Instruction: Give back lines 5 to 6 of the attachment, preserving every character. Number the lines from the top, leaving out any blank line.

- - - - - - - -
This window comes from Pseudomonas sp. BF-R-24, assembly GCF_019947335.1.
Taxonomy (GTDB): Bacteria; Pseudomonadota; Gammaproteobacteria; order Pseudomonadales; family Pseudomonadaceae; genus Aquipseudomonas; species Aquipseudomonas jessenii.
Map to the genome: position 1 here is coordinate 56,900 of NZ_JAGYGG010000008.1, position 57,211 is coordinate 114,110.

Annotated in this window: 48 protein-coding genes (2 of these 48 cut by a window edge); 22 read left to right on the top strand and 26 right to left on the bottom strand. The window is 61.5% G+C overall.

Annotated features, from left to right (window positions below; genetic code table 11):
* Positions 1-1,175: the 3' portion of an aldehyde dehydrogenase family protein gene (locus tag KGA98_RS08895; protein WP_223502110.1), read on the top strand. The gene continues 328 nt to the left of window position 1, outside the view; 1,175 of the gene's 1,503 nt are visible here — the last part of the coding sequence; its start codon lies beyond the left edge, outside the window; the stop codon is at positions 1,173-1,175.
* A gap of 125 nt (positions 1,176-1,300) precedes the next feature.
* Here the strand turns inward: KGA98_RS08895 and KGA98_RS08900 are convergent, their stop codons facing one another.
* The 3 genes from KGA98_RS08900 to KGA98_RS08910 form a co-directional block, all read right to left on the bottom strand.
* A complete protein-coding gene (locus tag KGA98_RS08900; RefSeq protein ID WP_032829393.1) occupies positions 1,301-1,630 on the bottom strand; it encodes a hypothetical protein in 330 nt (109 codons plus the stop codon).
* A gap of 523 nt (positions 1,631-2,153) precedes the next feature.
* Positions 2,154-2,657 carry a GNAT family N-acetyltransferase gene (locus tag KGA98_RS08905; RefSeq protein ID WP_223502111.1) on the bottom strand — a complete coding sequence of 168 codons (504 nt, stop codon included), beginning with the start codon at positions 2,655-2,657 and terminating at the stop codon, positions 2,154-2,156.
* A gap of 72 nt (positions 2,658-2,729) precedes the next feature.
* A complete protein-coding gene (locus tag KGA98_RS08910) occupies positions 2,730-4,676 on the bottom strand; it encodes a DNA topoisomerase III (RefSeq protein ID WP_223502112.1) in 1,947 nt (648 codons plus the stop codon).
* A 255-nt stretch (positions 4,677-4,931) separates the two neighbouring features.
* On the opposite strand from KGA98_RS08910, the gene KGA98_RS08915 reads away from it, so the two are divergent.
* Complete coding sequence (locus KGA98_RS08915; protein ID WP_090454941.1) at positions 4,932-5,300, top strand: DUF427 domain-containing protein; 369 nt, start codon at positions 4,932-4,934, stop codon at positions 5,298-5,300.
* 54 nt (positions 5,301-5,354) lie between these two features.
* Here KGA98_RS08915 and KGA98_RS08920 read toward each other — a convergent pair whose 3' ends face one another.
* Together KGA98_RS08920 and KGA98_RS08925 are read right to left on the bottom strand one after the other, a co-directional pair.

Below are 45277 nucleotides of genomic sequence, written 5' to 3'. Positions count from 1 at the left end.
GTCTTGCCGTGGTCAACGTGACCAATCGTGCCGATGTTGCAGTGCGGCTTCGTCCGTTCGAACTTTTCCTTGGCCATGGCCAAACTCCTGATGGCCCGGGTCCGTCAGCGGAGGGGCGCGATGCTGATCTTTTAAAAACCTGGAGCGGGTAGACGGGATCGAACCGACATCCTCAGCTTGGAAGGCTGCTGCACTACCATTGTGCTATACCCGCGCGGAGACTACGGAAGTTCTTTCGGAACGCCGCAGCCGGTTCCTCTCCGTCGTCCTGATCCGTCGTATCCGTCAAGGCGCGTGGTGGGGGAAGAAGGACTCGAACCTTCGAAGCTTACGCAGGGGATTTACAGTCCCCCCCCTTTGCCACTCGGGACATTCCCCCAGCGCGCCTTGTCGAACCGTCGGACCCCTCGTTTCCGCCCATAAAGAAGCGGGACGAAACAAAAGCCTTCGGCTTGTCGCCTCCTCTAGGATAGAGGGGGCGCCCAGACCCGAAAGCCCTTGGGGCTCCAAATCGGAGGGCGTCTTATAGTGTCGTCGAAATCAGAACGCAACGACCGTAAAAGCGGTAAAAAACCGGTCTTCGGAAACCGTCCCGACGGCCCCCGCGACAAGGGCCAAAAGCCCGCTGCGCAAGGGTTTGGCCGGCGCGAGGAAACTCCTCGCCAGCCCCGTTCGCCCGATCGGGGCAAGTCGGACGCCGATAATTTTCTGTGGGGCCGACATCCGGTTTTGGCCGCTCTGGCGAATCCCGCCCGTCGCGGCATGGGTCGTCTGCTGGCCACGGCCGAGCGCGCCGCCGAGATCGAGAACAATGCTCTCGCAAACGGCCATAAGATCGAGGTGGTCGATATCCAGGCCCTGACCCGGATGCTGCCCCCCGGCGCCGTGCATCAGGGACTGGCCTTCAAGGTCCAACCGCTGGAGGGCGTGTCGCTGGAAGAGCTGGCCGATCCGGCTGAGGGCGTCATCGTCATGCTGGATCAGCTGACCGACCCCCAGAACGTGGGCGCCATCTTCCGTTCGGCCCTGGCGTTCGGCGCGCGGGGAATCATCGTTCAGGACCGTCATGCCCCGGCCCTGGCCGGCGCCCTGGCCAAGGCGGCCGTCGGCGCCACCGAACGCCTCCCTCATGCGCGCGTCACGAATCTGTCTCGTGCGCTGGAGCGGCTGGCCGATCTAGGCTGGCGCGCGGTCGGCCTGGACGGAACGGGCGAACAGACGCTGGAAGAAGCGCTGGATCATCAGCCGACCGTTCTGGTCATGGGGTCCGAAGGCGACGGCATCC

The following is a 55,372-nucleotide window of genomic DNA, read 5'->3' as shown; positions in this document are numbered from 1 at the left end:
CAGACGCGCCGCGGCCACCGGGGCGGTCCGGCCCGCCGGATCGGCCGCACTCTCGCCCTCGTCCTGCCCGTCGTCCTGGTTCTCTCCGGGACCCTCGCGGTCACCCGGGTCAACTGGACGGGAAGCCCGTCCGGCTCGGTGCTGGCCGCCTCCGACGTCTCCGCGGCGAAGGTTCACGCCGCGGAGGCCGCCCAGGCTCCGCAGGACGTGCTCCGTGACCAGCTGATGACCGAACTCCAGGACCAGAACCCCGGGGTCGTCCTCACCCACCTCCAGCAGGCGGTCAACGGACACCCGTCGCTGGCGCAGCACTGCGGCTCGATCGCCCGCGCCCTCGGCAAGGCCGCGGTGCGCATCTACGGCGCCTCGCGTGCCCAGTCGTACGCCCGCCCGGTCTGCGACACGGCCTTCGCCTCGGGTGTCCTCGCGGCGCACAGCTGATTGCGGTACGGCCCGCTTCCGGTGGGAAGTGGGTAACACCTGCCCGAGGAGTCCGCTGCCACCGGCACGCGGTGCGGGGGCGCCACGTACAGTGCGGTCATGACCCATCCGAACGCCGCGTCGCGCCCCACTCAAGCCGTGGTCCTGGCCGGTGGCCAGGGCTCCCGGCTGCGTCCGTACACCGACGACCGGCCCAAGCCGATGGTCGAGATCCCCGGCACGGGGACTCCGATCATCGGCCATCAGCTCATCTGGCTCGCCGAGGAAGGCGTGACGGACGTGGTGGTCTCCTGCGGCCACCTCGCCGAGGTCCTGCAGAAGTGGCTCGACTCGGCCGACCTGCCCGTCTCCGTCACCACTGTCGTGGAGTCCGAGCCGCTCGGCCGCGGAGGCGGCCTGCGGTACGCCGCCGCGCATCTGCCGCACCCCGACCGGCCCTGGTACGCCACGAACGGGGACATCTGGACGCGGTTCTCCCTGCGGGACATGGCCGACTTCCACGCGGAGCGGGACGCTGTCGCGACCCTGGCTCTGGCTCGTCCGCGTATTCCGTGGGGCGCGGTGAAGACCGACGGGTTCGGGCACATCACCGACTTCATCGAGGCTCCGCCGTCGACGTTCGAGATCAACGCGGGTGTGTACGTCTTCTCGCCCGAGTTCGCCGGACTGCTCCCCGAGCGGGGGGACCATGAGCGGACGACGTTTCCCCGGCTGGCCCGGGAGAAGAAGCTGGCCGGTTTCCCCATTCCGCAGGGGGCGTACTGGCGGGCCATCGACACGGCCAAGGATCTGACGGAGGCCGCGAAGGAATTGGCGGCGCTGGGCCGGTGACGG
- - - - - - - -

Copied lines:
Annotated features, from left to right (window positions below; genetic code table 11):
* Positions 1-1,175: the 3' portion of an aldehyde dehydrogenase family protein gene (locus tag KGA98_RS08895; protein WP_223502110.1), read on the top strand. The gene continues 328 nt to the left of window position 1, outside the view; 1,175 of the gene's 1,503 nt are visible here — the last part of the coding sequence; its start codon lies beyond the left edge, outside the window; the stop codon is at positions 1,173-1,175.